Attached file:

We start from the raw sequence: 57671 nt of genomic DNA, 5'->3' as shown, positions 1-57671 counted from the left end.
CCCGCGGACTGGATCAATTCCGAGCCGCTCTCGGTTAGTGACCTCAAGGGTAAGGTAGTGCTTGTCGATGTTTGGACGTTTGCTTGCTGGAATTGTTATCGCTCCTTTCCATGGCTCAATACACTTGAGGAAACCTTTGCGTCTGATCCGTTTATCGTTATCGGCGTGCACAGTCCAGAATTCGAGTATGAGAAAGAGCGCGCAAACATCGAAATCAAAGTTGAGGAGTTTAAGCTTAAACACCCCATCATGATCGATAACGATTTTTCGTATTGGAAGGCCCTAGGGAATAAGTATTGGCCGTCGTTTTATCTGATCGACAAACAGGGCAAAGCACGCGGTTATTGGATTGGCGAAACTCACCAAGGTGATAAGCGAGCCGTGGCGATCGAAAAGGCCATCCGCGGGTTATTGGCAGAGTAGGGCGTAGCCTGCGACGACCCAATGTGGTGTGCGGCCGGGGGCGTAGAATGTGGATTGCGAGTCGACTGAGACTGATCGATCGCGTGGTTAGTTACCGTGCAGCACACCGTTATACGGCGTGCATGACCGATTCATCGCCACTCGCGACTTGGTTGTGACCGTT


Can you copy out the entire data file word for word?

We start from the raw sequence: 57671 nt of genomic DNA, 5'->3' as shown, positions 1-57671 counted from the left end.
CCCGCGGACTGGATCAATTCCGAGCCGCTCTCGGTTAGTGACCTCAAGGGTAAGGTAGTGCTTGTCGATGTTTGGACGTTTGCTTGCTGGAATTGTTATCGCTCCTTTCCATGGCTCAATACACTTGAGGAAACCTTTGCGTCTGATCCGTTTATCGTTATCGGCGTGCACAGTCCAGAATTCGAGTATGAGAAAGAGCGCGCAAACATCGAAATCAAAGTTGAGGAGTTTAAGCTTAAACACCCCATCATGATCGATAACGATTTTTCGTATTGGAAGGCCCTAGGGAATAAGTATTGGCCGTCGTTTTATCTGATCGACAAACAGGGCAAAGCACGCGGTTATTGGATTGGCGAAACTCACCAAGGTGATAAGCGAGCCGTGGCGATCGAAAAGGCCATCCGCGGGTTATTGGCAGAGTAGGGCGTAGCCTGCGACGACCCAATGTGGTGTGCGGCCGGGGGCGTAGAATGTGGATTGCGAGTCGACTGAGACTGATCGATCGCGTGGTTAGTTACCGTGCAGCACACCGTTATACGGCGTGCATGACCGATTCATCGCCACTCGCGACTTGGTTGTGACCGTT